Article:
Some companies have made a point to reduce greenhouse gas emissions as a demonstration of social responsibility and a commitment to “do the right thing.” Others see such steps as a strategic move to place them in a stronger economic and market position, especially when working for government agencies. Some companies have modest goals; others are more aggressive. And many are looking to fleet to help reach greenhouse gas emissions reduction goals.

Environmental Survey of Fleet Management Executives
PHH Arval, a fleet management company based in Sparks, Md., has recently conducted an environmental survey of its commercial fleet manager clients as part of its “green” program. The survey includes responses from commercial fleet managers and executives. The following is a synopsis of the results. Click Here to view Chart 1

Fleet executives and managers share a high interest in improving the energy efficiency or environmental performance of their fleets. However, fleet executives viewed their company’s overall prioritization of environmental issues much higher than did fleet managers.

As expected, government regulations top the list of reasons why corporations have made the environment a business priority. However, corporate responsibility and the opportunity to enhance a company’s image among investors, the community, and its customers are also key motivators. Click Here to view Chart 2

While nearly all commercial fleet managers consider environmental factors when selecting which vehicles to include in their fleets, most still focus on fuel economy ratings. A growing number are expanding their criteria to include “Green Scores” from the American Council for an Energy-Efficient Economy (ACEEE), available on PHH InterActive, the company’s Web-based fleet management system.

Interest in Alternative-Fuel and Hybrid Vehicles Grows
More than one quarter of commercial fleet managers surveyed say they already have or are seriously considering adding alternative-fuel vehicles to their fleets, with another 40 percent somewhat interested.

Company image and reduced fuel costs, the second largest fleet expense, were leading motivators in the decision to add more environmentally friendly vehicles. Hybrid electric vehicles, such as the Toyota Prius, Ford Escape, GM’s flex-fuel pickups, and Honda Civic, are of particular interest to many fleets, primarily because of availability and proven fuel costs savings.

Only 4 percent of fleet managers felt they were very knowledgeable about alternative-fuel trends and vehicles. While information regarding alternative fuel is becoming more readily accessible, for most commercial fleet managers, the subject remains a confusing one. As commercial fleet managers continue to view alternative-fuel vehicles as a way to address corporate environmental goals and manage fleet expenses, continued education on industry trends, as well as available fuel and vehicle options are critical. {+PAGEBREAK+} Click Here to view Chart 3 Click Here to view Chart 4 Click Here to view Chart 5 Click Here to view Chart 6 Click Here to view Chart 7 Click Here to view Chart 8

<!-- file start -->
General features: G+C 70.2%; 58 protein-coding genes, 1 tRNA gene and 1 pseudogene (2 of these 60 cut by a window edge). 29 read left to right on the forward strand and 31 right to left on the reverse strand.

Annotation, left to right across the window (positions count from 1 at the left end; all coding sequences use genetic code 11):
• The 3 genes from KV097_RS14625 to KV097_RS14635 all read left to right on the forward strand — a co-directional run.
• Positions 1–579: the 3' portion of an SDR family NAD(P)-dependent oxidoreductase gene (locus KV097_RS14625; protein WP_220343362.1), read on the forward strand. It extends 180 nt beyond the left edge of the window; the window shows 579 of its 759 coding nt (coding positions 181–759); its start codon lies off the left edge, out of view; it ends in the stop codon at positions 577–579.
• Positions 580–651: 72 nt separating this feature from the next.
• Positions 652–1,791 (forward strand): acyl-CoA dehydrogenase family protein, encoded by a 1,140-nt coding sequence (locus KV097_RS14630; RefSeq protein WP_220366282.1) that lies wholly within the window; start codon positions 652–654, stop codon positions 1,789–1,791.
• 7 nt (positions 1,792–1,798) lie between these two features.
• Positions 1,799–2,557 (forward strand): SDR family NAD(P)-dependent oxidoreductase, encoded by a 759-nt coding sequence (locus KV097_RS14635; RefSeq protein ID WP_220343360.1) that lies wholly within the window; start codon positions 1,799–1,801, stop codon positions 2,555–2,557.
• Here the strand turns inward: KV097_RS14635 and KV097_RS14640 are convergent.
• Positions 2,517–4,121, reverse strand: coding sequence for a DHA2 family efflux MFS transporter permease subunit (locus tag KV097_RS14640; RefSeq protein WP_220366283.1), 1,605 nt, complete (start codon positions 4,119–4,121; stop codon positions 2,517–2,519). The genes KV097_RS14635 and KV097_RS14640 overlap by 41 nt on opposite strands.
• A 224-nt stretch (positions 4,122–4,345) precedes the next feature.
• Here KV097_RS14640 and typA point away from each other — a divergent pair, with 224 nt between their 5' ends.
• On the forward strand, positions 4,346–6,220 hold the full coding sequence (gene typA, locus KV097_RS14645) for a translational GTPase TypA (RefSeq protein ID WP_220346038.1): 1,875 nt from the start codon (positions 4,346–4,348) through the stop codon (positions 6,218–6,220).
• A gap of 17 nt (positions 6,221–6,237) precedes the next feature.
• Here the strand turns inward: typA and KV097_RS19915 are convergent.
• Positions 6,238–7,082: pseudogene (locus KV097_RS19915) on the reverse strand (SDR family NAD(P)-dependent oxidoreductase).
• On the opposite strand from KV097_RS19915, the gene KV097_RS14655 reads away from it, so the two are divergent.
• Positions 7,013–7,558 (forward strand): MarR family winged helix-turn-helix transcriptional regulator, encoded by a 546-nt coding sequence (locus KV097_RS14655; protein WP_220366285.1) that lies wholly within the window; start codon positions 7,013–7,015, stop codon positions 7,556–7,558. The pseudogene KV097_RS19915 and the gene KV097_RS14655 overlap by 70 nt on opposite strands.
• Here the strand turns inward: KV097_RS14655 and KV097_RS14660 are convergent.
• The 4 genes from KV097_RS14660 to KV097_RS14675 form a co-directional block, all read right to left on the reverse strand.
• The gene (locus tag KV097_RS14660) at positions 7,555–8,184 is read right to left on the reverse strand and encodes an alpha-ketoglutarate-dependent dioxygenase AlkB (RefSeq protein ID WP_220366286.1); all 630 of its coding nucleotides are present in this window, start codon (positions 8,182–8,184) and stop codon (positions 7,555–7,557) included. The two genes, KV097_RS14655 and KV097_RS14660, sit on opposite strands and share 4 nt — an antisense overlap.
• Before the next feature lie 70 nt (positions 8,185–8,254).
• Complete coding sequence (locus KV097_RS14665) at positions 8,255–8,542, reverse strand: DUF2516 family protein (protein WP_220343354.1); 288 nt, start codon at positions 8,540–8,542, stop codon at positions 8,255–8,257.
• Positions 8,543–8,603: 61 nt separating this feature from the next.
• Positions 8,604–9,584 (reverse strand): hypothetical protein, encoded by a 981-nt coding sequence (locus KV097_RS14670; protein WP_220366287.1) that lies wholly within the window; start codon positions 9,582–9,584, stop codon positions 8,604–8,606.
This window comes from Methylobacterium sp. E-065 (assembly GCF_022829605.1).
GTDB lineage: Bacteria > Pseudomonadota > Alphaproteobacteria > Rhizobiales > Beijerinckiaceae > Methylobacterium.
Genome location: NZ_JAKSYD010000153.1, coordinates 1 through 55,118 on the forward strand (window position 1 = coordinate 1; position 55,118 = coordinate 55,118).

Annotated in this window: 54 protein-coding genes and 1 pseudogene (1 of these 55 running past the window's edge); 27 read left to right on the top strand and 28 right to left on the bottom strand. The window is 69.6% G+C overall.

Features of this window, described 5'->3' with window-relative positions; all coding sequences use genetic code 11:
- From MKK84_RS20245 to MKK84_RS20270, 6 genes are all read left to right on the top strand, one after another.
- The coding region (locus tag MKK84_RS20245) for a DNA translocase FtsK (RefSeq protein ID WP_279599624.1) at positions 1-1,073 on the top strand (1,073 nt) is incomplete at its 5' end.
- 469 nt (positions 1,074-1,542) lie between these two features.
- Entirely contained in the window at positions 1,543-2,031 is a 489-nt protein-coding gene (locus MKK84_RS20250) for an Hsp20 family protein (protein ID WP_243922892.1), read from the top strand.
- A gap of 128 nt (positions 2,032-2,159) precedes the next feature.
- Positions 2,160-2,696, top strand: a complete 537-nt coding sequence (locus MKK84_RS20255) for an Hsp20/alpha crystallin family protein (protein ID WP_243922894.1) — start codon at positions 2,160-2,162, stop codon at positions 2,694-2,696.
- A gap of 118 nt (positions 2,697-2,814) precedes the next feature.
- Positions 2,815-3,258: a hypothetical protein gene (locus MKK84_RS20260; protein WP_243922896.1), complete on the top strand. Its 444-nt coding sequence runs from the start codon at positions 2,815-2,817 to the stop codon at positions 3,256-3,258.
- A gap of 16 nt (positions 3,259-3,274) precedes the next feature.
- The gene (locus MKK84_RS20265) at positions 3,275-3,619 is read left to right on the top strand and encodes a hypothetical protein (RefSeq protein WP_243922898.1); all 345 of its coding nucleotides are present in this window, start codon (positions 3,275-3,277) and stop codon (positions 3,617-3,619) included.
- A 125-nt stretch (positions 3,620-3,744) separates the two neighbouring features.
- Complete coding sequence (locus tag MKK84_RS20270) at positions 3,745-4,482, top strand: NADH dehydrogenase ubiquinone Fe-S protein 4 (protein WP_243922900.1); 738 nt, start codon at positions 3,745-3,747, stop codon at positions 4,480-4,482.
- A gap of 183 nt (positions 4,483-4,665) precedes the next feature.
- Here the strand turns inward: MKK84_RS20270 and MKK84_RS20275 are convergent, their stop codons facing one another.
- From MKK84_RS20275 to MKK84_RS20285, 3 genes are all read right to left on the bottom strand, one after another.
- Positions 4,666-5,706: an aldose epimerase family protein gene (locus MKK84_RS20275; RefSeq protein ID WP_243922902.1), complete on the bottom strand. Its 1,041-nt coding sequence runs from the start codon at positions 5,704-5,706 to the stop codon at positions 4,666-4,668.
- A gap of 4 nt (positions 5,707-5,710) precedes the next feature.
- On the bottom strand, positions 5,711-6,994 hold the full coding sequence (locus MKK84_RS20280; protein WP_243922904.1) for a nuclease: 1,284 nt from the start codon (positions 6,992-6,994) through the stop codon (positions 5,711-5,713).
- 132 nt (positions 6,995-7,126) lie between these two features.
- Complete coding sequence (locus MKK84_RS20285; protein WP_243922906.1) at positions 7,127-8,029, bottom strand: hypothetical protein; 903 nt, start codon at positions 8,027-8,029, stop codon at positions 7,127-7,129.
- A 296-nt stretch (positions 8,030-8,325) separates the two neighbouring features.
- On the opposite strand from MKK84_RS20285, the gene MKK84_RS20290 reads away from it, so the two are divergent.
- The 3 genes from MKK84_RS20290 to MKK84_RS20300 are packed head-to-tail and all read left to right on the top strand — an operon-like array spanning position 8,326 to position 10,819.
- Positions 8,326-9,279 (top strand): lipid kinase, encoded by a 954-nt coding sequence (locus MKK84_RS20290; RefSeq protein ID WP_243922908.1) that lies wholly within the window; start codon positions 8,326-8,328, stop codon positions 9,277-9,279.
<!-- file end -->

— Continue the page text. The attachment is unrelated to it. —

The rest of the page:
Fleet Managers are Thinking Green
Based on the results of this survey, commercial fleet managers are increasingly focusing attention on their fleets’ environmental impact.

Ed Capasso, vice president & general manager for Henkel Corporation’s Industrial Division, influences vehicle policy for a fleet of more than 800 vehicles. “Our corporate values include a commitment to sustainable development,” he says. “Environmental responsibility is one of the three pillars of sustainability, and all of our employees are involved and committed to ‘green’ thinking and problem solving.” Capasso and PHH have created a selector guide for Henkel drivers that rates vehicles based on ACEEE Green Scores. “While it’s essential we provide vehicles that meet the needs of our employees, such as trunk size and passenger space, we encourage selection of the most environmentally mindful vehicles. Vehicle gas consumption guidelines are currently in place and we are evaluating new hybrid vehicles.”

George Kilroy, president and CEO of PHH, says, “Many of our clients are altering the types of vehicles they use in their fleets and implementing better management practices to reduce fuel costs and dramatically reduce greenhouse gas emissions. For instance, a fleet of 1,000 vehicles produces about 14,000 tons of greenhouse gas emissions. By shifting from full-size to mid-size cars, from SUVs to mid-size or introducing hybrids into the fleet, these emissions can be reduced by as much as one third.” Click Here to view Chart 9